Those who tell the stories, rule the world.
– Native American proverb
Who is telling us our stories? Especially to our children and teens? Young minds are hungry for story to help them figure out their path through life’s crazy maze. Novels. Movies. Television. Family oral histories. Songs. Even video games tell a story. There is so much power a storyteller can wield.
Jesus knew what he was doing. When crowds would amass to hear him speak, he told a story. The Gospels in the New Testament are filled with the timeless parables Jesus shared with his beloveds.
A worthy story illuminates the listener from within and has the power to alter how one views the world and his or her place within it, as well as foster empathy and understanding towards others. The senses are engaged as they listen with their imaginations and see, hear, taste, touch and smell the story world that the teller has created. The listener’s multiple intelligences are fired up by story, inspiring interpersonal, intrapersonal, existential questions of: “Who am I?”; “What am I to do with my life?”; “What happens after death?” and so on. Story ignites the internal fireworks of being.
Ask questions of your storyteller. Research before you read or recommend. What is the fruit of this story? Is there unnecessary violence in thought and action? Is it hate-filled toward a certain type of person or group? All actions in this world are first birthed by the thought of the actor. Story can nourish or corrupt the field of thoughts and actions.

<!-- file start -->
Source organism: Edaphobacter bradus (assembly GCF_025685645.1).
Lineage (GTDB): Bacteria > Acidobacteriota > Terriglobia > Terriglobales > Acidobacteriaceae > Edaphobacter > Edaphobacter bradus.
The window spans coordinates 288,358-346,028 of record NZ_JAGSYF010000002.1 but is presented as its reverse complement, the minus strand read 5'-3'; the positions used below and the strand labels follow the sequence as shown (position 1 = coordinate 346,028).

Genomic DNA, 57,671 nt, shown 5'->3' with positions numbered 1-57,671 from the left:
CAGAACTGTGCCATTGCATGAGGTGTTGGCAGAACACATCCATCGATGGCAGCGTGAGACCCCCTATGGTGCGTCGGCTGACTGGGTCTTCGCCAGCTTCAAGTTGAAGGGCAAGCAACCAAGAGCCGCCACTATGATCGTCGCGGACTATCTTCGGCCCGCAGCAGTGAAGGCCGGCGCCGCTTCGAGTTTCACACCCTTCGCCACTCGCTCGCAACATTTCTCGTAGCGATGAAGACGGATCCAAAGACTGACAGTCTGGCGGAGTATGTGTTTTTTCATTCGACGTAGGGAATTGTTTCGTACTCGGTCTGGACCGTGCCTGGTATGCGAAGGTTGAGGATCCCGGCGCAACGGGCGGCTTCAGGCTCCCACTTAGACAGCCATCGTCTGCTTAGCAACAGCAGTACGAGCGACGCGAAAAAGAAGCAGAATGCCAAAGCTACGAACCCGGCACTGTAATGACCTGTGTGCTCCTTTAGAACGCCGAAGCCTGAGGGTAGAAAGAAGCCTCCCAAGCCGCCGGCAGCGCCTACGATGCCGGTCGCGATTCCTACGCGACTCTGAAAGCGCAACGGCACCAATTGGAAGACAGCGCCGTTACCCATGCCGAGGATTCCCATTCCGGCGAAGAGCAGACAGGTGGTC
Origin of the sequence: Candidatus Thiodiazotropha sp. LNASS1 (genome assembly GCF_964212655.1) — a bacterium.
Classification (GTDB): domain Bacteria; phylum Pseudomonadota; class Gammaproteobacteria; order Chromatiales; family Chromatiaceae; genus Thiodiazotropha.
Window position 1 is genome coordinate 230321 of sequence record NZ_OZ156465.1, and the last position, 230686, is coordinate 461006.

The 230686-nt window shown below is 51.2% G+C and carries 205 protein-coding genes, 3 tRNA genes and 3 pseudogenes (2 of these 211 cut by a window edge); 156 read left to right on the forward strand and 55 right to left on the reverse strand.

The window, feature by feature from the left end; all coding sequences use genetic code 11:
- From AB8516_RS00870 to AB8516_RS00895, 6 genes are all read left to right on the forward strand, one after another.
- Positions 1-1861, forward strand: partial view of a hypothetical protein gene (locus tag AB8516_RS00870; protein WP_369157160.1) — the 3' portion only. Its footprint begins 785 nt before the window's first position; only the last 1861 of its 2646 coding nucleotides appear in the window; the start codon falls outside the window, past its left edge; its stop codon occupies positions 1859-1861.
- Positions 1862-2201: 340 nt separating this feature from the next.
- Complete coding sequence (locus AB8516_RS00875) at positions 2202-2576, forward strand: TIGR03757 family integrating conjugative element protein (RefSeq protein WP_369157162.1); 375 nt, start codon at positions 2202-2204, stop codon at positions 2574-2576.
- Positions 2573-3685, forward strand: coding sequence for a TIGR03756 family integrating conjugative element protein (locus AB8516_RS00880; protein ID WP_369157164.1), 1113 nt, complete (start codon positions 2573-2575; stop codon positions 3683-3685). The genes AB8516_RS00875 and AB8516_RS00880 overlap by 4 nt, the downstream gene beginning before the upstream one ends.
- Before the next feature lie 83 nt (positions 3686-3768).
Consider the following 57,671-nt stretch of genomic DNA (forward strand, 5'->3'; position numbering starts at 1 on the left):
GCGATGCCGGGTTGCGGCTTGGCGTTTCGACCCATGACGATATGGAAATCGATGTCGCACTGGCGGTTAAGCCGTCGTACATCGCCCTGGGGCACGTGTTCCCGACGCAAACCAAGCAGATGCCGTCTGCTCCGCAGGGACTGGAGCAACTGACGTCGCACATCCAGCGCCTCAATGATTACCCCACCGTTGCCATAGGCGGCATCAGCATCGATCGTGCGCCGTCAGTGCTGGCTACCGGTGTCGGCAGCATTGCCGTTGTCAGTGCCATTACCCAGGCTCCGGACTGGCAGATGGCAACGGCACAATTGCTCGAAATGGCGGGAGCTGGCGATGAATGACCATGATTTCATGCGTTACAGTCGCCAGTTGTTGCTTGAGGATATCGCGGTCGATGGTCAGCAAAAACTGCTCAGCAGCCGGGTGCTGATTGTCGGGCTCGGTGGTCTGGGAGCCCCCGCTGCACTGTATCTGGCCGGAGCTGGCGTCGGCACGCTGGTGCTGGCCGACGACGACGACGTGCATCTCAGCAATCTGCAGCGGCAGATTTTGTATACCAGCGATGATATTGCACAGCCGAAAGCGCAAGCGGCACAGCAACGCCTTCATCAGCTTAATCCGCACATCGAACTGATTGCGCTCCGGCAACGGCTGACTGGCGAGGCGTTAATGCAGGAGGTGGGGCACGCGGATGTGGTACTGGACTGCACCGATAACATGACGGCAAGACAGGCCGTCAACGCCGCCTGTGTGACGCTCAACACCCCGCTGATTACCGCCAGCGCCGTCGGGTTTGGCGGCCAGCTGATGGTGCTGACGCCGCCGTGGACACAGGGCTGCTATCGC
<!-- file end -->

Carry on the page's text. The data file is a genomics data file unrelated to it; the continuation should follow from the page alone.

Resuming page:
Not to sound alarmist, but there is a battle waging for the minds of our young. They’re flexing muscle, spreading wings, testing waters. Their brains are sparking as a sense of place and purpose in the world is seating within them. Sadly, in addition to poor stories, the distractions of technology in all of its manifestations and boundless consumerism are feeding young minds the equivalent of junk food.
The nourishment of a good story is so needed. Heroines and heroes who struggle to find the strength within themselves to overcome obstacles. Yes, they have flaws. Yes, they doubt themselves. But they persist and grow in strength of personality and spirit. While young readers are still malleable, a powerful story can be transformative before the filters of hate, prejudice, greed and judgment harden their gaze as adults
As a Young Adult author, I have a two-word phrase that guides my storytelling for the teen reader. Spiritual catalyst. To awaken “The Seeker”. To inspire the young reader to question individuality and relationship to the divine. What path the reader takes, once the questioning is stirred to life, is none of my business. Whether it leads to a particular organized religion, or simply a budding life of awakened consciousness, I get out of the way and trust Spirit to step in to do its job.
The world aches for awakened human beings, wiping the sleep dust of the material world out of their eyes, to take up the yoke of fostering a spiritual presence on this planet, to anchor heaven to earth, to create a world of peace.
We need the big guns of good storytelling to help in this mission.
Ever since three rebellious gods moved in next door, life has never been the same for Justus. His mom plays Twister with a goddess. He gets his first kiss with the secret love of his life. His evil step-grandmother tries to kill him.